# Richard Kallweit

Artist

Bethany, Connecticut USA

My works are based on investigations into structures concerning the arrangement of particular units in space. Cubic packing, fractals,

tessellations, symmetry and growth patterns are some of the ideas I have been working with. They are based on such rigid systems it often feels

as if they are creating themselves as natural phenomena.

Kenneth Snelson, Ruth Vollmer and Tony Smith come readily to mind as artists who have dealt with similar concerns. This approach in art is difficult in that there are other concerns than primarily math ones. There is a need in my work to have many units in order to convey the correct

experience. An example in math is the number sequence 1,1,2,3,5......play, plasticity, light and error have a part.

tessellations, symmetry and growth patterns are some of the ideas I have been working with. They are based on such rigid systems it often feels

as if they are creating themselves as natural phenomena.

Kenneth Snelson, Ruth Vollmer and Tony Smith come readily to mind as artists who have dealt with similar concerns. This approach in art is difficult in that there are other concerns than primarily math ones. There is a need in my work to have many units in order to convey the correct

experience. An example in math is the number sequence 1,1,2,3,5......play, plasticity, light and error have a part.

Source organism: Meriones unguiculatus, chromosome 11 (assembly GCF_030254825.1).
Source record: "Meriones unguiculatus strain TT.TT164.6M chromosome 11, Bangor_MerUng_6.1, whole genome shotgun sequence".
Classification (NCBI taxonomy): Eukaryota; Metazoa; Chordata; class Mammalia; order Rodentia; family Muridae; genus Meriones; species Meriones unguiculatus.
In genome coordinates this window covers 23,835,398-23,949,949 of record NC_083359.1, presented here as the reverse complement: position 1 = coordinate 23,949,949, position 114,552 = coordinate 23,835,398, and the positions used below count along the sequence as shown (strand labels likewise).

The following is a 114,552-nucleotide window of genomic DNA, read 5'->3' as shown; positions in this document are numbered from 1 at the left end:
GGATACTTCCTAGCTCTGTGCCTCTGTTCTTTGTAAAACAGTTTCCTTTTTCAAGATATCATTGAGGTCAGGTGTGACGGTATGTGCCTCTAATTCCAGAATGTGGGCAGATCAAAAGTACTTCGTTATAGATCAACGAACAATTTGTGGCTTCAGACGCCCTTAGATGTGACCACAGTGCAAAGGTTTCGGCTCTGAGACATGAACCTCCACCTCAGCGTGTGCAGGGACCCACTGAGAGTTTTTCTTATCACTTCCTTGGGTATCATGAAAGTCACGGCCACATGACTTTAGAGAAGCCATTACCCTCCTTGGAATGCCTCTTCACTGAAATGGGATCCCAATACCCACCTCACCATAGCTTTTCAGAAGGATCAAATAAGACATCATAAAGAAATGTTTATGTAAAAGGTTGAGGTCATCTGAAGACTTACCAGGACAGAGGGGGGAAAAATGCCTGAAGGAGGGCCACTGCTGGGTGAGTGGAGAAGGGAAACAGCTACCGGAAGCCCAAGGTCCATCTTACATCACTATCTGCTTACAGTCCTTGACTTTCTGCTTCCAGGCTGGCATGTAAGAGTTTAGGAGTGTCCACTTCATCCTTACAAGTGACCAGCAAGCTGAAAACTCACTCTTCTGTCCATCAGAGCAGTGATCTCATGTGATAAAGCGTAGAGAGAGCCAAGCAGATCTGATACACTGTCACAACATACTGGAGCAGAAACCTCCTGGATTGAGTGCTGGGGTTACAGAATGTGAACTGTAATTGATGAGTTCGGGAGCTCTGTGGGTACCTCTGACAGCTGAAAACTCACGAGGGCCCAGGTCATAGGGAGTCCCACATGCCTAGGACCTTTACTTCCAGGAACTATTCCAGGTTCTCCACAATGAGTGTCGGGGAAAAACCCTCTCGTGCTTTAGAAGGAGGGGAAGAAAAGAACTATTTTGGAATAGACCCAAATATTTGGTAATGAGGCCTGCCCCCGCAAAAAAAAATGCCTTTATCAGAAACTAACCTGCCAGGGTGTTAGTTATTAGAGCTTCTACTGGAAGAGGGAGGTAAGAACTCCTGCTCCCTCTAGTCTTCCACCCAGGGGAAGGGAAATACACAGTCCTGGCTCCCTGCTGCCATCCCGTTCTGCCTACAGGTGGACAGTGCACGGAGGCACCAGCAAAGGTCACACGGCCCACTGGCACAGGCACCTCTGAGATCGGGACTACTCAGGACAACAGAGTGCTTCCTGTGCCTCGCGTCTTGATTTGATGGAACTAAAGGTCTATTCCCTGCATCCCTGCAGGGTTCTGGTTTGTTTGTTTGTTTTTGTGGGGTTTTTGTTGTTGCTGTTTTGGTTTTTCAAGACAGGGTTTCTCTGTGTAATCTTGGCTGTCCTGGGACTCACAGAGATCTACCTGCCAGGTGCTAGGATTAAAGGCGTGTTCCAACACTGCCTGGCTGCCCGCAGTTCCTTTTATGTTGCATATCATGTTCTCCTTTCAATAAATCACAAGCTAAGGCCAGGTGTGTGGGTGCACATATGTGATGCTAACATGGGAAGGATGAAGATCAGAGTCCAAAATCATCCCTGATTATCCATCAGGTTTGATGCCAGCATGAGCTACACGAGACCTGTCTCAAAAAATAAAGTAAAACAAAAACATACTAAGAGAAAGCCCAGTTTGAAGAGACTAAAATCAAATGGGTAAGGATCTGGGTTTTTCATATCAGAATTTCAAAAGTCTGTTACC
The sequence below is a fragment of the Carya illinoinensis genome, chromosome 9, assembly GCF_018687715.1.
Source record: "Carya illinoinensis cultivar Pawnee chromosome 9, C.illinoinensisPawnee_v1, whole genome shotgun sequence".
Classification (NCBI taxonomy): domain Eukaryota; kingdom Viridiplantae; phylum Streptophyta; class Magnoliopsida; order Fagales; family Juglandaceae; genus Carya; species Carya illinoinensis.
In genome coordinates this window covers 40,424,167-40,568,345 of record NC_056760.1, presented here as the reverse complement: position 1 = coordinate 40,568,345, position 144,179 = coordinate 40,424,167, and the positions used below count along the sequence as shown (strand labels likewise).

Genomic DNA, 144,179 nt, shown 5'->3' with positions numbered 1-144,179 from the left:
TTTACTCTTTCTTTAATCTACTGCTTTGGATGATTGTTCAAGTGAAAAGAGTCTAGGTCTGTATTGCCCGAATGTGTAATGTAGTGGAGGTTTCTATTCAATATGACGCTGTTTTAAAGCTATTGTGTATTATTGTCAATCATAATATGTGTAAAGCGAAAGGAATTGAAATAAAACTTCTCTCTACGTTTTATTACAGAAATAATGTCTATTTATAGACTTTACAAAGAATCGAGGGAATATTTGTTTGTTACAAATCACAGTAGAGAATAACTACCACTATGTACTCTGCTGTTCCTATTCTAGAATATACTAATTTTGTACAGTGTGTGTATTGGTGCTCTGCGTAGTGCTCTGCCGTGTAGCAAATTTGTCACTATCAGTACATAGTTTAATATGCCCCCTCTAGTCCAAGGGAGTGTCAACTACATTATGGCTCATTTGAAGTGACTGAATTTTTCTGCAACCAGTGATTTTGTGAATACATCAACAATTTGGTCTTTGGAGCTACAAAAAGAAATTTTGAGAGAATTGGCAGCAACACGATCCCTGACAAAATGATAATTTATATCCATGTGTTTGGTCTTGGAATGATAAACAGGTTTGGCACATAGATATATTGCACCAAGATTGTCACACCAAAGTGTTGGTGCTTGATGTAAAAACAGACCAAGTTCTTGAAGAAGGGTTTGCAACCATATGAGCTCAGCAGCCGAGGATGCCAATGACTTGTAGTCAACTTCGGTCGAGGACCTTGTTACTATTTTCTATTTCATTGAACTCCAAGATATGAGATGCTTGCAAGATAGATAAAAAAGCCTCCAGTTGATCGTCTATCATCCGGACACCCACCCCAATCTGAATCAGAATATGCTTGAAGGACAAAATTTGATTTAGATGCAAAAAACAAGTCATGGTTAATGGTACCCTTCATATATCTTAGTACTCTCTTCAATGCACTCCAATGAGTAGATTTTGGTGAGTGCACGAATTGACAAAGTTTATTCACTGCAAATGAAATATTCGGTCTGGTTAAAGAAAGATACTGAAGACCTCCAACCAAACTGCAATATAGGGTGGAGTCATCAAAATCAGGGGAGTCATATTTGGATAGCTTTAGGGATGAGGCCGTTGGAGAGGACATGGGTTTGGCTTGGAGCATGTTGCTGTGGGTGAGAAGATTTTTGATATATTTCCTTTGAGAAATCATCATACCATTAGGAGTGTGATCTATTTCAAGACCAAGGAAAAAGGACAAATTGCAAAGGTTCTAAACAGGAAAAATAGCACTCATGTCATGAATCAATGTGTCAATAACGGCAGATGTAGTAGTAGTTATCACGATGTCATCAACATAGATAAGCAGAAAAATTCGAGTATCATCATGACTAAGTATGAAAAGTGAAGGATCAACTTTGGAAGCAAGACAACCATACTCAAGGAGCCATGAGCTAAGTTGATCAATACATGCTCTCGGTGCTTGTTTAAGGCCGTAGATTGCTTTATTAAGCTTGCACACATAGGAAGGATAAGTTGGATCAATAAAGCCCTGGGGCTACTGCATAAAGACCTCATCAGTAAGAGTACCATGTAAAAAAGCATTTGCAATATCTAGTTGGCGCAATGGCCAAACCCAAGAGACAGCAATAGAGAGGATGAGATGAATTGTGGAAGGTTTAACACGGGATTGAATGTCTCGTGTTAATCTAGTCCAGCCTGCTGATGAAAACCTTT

Cubic Tetrahedron ( 3rd iteration )

30 x 35 x 31 cm

Wood Automotive Lacquer glue

1982

I first began using sugar cubes, a readily available resource, to construct models and pursue ideas. The first was the Sierpinsky Sponge

that i had first come across in Benoit Mandelbrot’s first book, Fractals Form Chance and Dimension which had been recently published. The next was the reverse, the inner dimension. Later i used wooden blocks as I needed to form clusters of four cubes joined on edge and to make a fractal by using clusters of four of these four; hence the Cubic Tetrahedron.

An interesting aspect of this is Pascal’s triangle on each face and with all its mathematical content. Later i was even able to construct a 3D Cantor set. “Cantor Dust” and many others.

that i had first come across in Benoit Mandelbrot’s first book, Fractals Form Chance and Dimension which had been recently published. The next was the reverse, the inner dimension. Later i used wooden blocks as I needed to form clusters of four cubes joined on edge and to make a fractal by using clusters of four of these four; hence the Cubic Tetrahedron.

An interesting aspect of this is Pascal’s triangle on each face and with all its mathematical content. Later i was even able to construct a 3D Cantor set. “Cantor Dust” and many others.